It’s not just the debate about medical marijuana. Part of the confusion is that some people assume hemp and marijuana are one in the same, especially since in explicably, they share the scientific name Cannabis sativa. But the word is not the thing. While they both belong to the same plant species, they’re two distinct varieties.

A website dedicated to the re-legalization of hemp4 briefly explains the three cannabis species:

  • Cannabis Sativa– This annual herb in the Cannabaceae family has been cultivated for centuries for use as an industrial fiber, seed oil, food, drug, medicine, and spiritual tool. Mostly used for its long fibers, each part of the plant is harvested differently, depending on the purpose of its use.
  • Cannabis Indica – The annual plant of the Cannabaceae family is considered a species of the genus Cannabis, but separate from Cannabis sativa, and originating in the Hindu Kush Mountains and suited for cultivation in temperate climates. Used to induce sleep, the plant is described as relatively short and conical with dense branches and short, broad leaves, while Cannabis sativa is tall with fewer branches and long, narrow leaves.
  • Cannabis Ruderalis – Thought to be a cannabis species originating in central Asia, it flowers earlier, is much smaller, and can withstand much harsher climates than either Cannabis indica or Cannabis sativa. This species purportedly buds based on age rather than changes in length of daylight, known as auto-flowering. It’s used primarily for food production, such as hemp seeds and hemp seed oil.

Perhaps the most important difference between hemp and marijuana is that marijuana – no pun intended – has a high delta-9 tetrahydrocannabinol content, or THC, which supplies the sought-after psychotropic effect, but it’s low in cannabidiol content, or CBD, which has medicinal properties. Hemp is just the opposite, being typically high in CBD and low in THC, meaning it’s not going to get anybody stoned. In fact, clinical studies show that CBD blocks the effect of THC in the nervous system. Both THC and CBD contain cannabinoid, but it’s the amount that needs to examined, because CBD is currently a Schedule 1 controlled substance. That means that at present, there’s currently no permissible medical protocol in the US.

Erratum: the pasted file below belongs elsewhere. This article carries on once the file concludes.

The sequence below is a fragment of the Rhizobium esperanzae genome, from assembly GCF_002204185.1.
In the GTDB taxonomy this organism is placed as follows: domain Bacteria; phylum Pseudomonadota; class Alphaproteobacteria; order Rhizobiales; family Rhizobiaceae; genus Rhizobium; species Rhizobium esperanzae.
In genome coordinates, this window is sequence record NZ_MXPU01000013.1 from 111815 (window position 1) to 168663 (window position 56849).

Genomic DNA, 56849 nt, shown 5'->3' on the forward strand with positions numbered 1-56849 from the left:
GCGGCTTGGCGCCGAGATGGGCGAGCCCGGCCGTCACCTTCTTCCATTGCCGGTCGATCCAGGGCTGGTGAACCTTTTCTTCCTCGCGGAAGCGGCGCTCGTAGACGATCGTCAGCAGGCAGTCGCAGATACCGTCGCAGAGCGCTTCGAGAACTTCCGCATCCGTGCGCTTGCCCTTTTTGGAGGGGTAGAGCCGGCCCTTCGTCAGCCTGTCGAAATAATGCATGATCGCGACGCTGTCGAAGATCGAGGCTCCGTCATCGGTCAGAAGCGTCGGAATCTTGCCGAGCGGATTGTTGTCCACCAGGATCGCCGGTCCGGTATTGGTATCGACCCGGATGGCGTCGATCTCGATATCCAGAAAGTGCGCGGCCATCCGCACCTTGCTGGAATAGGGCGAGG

But recent activity in Washington has legislators in every aisle waving banners for hemp. So far, 20 states have stepped up to encourage industrial hemp production.5 On February 7, 2014, the 2013 Farm Bill6 was signed into law, legitimizing industrial hemp as distinct, and authorizing university and State departments of agriculture (where it’s legal) for research or pilot programs. On January 8, 2015, The Industrial Hemp Farming Act of 2015, S. 134, was introduced in the U.S. Senate. 

Health Benefits of Hemp

The main nutritional sources of hemp come in the seeds and the oil.

Touted as a “superfood” containing a highly concentrated balance of proteins (less than soybeans, but much higher than wheat, oats, rye, corn, or barley), hemp seeds contain a balanced 1:3 ratio of omega-3 and omega-6 essential fatty acids (“essential” meaning your body can’t produce it, so it has to come from an outside source). This amounts to more than any fish and most fish oil supplements. They also offer super omega-3 stearidonic acid and super omega-6-gamma-linolenic acid (which the North American diet seriously lacks). Between these compounds, you get reduced inflammation, improved brain function, and lowered blood pressure, cholesterol, stroke, and heart disease risk, as well as increased energy and potential weight loss.